In 2009, the U.S. Department of Agriculture reported that there were 529 farms in Churchill County, averaging 248 acres in size. The average farm in Nevada is nearly eight times as large as the average farm in Churchill County. Direct output value from the agricultural sectors in Churchill County in 2007 was $122.6 million dollars, of which $54.8 million was related to crop sales and $67.8 million to livestock or livestock product sales. The average economic multiplier value for the agricultural sector was 1.43, meaning that the agriculture sector generated an additional $52.8 million in economic activity for a total economic impact of $175.4 million dollars. In addition, during 2007 the agricultural sectors generated a total of 531 jobs directly tied to agriculture and an additional 446 jobs generated by the economic activity that the agricultural sector provides.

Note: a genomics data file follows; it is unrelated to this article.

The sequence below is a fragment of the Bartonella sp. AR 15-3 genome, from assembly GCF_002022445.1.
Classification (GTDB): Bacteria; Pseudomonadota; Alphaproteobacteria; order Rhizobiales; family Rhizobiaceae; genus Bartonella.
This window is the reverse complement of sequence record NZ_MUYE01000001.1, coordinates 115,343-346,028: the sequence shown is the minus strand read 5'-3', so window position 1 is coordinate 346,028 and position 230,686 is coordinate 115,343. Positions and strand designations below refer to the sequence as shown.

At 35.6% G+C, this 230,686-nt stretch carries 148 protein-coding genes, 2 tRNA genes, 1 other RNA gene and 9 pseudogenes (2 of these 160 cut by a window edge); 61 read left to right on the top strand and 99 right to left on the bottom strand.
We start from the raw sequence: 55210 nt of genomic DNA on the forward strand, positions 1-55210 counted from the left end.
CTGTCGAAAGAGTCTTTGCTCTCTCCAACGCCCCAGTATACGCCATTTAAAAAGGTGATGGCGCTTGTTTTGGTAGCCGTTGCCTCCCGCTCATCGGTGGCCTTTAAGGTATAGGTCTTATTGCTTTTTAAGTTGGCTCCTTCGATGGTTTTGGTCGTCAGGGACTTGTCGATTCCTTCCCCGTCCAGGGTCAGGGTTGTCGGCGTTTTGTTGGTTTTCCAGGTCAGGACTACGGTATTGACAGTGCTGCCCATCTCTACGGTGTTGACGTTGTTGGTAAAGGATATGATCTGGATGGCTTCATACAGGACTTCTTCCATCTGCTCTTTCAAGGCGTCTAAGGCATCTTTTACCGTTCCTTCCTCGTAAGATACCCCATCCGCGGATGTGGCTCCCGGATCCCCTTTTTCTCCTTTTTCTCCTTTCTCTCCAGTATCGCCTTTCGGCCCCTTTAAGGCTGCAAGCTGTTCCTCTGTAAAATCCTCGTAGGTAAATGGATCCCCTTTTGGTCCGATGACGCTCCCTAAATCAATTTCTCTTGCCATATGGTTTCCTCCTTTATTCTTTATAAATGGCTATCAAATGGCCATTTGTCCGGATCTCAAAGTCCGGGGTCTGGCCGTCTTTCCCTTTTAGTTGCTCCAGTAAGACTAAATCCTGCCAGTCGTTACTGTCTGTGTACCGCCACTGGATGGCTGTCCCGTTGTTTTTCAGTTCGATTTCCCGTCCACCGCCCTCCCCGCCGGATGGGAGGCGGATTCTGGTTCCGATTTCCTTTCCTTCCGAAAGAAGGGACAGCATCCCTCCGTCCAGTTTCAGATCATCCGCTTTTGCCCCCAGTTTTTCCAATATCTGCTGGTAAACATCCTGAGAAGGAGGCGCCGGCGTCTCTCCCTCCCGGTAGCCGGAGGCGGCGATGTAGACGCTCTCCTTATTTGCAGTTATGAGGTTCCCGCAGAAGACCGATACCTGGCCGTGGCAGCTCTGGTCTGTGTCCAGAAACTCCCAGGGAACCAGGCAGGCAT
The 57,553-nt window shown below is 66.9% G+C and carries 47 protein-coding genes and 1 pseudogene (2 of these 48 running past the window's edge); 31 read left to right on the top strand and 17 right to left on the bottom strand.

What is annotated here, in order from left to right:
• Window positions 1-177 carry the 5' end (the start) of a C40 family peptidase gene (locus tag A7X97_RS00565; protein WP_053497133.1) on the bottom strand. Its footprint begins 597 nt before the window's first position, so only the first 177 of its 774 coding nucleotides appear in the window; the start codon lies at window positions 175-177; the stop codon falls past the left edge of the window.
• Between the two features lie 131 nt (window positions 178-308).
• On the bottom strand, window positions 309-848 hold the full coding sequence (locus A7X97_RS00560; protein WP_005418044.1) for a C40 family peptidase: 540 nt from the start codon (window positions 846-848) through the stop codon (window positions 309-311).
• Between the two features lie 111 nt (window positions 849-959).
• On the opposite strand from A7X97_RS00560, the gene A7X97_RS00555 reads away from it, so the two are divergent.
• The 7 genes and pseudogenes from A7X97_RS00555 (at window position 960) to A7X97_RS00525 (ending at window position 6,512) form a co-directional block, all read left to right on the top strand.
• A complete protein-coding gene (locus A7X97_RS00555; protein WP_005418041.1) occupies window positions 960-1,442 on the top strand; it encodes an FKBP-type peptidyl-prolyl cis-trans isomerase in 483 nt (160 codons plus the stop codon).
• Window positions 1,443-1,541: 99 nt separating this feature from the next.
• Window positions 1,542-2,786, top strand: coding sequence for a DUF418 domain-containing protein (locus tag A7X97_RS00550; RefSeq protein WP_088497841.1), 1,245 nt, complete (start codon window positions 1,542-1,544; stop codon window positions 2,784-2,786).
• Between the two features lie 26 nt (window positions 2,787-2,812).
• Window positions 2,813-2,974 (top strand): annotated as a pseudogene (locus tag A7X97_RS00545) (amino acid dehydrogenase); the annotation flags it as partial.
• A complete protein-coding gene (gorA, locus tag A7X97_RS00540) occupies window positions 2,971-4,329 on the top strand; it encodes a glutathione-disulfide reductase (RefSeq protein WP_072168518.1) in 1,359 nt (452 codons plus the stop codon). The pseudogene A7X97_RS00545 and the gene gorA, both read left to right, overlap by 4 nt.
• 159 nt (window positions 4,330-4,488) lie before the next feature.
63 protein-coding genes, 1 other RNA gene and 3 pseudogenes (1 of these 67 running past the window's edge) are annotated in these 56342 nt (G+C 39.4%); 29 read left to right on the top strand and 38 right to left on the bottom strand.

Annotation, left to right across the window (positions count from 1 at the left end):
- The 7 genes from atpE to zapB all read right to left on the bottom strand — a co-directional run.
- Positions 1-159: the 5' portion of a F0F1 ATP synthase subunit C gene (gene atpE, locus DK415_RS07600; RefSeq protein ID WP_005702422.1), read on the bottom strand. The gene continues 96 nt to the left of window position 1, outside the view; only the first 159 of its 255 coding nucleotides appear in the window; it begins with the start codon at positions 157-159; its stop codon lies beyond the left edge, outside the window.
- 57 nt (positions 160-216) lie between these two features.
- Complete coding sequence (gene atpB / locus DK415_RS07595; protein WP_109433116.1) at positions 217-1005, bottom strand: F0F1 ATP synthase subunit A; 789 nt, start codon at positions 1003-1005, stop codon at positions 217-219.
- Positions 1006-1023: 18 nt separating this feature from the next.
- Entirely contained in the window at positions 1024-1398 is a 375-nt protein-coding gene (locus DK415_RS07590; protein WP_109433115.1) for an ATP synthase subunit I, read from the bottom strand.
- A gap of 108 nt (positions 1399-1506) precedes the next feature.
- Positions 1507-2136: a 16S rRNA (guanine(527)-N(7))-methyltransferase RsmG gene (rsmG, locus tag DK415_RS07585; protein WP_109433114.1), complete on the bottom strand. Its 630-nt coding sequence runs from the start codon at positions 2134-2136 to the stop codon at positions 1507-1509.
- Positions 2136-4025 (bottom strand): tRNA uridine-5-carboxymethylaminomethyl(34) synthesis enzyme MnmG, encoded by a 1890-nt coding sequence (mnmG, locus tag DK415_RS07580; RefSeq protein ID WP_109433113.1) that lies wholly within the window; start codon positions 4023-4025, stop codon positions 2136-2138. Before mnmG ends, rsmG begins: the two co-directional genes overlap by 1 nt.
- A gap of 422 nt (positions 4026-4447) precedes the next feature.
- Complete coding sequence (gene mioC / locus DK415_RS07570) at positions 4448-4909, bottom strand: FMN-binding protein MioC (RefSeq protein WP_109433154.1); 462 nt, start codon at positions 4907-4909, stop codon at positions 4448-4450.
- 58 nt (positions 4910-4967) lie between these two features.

The county includes transportation corridors I-80, Highway 50, Highway 93 and two transcontinental rail lines. Churchill County receives irrigation water from the Carson and Truckee rivers. All of these corridors act as agents for the introduction and spread of noxious weeds. Several noxious weeds have established on lands adjacent to these rivers. These weeds, if not controlled, could dramatically reduce the yield and quality of the crops produced in Churchill County. Because most crops produced in Churchill County are used for livestock feed, reductions in livestock and livestock product sales are another possible result. Both will negatively impact the economic contributions that the agricultural sectors make to Churchill County.